# How do you prove logarithmic powers?

**Logarithm Properties**

- Product
**Rule**. The**logarithm**of a product is the sum of the**logarithms**of the factors. log_{a}xy = log_{a}x + log_{a}y. **Quotient Rule**. The**logarithm**of a**quotient**is the**logarithm**of the numerator minus the**logarithm**of the denominator log_{a}= log_{a}x - log_{a}y.- Power
**Rule**log_{a}x^{n}= nlog_{a}x. - Change of Base
**Rule**.

Likewise, people ask, what is the error in the proof?

The **error in the proof** is the assumption in the diagram that the point O is inside the triangle.

One may also ask, what is LN equal to? The natural logarithm of a number is its logarithm to the base of the mathematical constant e, where e is an irrational and transcendental number approximately **equal to** 2.718281828459. The natural logarithm of x is generally written as **ln** x, log_{e} x, or sometimes, if the base e is implicit, simply log x.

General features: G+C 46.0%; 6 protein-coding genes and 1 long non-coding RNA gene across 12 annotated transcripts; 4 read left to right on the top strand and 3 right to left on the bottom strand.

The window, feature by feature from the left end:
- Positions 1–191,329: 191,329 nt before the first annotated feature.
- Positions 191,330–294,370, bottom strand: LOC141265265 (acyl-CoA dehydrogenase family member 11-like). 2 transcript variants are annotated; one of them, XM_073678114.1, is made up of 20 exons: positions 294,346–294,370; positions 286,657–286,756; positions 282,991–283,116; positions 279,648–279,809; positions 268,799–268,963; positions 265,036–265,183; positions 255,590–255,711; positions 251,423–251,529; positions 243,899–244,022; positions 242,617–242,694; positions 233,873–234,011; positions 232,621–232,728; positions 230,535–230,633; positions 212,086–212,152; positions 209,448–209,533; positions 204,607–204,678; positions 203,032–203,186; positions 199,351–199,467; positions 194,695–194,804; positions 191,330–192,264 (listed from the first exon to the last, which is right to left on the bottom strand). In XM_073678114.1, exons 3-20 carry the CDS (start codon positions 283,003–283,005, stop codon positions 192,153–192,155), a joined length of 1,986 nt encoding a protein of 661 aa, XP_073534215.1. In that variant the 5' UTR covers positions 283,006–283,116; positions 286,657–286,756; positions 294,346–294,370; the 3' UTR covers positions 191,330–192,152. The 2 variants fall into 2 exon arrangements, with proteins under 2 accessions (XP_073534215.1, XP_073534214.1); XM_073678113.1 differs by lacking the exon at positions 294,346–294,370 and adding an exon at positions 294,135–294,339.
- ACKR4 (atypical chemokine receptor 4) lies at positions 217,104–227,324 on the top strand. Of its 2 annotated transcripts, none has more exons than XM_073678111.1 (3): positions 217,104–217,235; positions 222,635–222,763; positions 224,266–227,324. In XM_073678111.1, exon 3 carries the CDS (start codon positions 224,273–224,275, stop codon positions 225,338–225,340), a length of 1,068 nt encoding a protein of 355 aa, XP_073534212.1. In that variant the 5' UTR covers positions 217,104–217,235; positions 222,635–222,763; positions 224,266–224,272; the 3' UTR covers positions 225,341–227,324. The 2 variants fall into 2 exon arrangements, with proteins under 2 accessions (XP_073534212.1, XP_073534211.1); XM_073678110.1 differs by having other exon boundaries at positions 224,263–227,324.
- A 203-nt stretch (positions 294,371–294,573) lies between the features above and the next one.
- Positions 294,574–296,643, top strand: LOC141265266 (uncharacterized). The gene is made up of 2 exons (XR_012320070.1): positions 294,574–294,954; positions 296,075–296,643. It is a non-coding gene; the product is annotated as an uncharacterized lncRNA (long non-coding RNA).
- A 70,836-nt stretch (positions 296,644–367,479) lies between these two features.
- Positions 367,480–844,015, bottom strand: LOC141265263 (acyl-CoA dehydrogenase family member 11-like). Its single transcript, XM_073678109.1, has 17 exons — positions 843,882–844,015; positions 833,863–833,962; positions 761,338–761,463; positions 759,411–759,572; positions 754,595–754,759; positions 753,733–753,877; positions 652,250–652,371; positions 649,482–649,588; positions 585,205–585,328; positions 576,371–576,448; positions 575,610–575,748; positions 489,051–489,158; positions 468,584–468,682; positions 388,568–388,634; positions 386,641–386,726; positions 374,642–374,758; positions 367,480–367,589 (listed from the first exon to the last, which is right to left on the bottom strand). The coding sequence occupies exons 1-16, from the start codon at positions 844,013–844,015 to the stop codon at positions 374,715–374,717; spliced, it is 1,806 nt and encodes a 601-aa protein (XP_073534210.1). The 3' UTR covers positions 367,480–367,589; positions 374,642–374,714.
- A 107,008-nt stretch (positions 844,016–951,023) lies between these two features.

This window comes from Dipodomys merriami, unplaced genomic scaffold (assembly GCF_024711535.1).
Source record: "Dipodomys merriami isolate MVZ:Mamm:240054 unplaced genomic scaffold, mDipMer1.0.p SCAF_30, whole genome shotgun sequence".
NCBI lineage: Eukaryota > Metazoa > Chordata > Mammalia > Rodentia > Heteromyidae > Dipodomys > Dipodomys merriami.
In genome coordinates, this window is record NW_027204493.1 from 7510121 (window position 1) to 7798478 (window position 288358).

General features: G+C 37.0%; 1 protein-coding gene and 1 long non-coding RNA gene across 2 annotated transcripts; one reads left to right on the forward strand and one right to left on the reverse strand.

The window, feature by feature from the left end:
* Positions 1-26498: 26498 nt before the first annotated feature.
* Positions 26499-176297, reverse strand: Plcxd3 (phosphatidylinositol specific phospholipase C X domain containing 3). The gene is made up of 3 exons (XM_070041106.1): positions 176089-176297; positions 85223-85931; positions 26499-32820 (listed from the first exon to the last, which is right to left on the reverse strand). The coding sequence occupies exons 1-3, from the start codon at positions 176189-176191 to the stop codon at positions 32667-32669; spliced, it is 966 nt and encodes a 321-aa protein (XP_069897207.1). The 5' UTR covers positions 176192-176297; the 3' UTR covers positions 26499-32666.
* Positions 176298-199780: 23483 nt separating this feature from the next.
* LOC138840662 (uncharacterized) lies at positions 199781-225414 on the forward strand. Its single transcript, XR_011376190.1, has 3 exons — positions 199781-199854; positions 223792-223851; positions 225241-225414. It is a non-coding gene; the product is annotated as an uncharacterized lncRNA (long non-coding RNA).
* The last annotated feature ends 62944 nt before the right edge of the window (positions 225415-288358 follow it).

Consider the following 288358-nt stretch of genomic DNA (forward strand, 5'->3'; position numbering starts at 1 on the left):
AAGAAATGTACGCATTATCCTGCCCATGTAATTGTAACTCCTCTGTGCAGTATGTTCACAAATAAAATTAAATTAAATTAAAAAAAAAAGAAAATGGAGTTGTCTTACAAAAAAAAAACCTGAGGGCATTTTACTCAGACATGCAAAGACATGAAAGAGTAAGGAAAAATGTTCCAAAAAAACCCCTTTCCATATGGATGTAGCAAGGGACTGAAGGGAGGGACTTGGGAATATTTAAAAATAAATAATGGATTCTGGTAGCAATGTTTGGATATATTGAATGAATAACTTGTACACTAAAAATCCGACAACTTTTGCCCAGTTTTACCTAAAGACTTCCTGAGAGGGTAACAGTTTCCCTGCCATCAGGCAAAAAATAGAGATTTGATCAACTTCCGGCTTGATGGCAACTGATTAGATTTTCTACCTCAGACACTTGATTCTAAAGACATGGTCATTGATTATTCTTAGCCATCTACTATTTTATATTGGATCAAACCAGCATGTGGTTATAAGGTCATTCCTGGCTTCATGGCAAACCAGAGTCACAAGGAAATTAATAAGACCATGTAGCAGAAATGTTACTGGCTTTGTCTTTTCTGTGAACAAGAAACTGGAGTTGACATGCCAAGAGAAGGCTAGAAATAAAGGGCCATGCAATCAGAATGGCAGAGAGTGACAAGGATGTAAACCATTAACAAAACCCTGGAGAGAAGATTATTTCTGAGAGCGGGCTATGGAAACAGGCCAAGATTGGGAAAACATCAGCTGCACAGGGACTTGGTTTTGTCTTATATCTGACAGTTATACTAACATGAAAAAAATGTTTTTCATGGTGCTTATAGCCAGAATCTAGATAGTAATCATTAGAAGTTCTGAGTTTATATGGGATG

Correspondingly, what are the log rules?

Logarithm rules

Rule name | Rule |
---|---|

Logarithm product rule | log_{b}(x ∙ y) = log_{b}(x) + log_{b}(y) |

Logarithm quotient rule | log_{b}(x / y) = log_{b}(x) - log_{b}(y) |

Logarithm power rule | log_{b}(x ^{y}) = y ∙ log_{b}(x) |

Logarithm base switch rule | log_{b}(c) = 1 / log_{c}(b) |

What is log of a number?

A logarithm is the power to which a **number** must be raised in order to get some other **number** (see Section 3 of this Math Review for more about exponents). For example, the base ten logarithm of 100 is 2, because ten raised to the power of two is 100: **log** 100 = 2. because.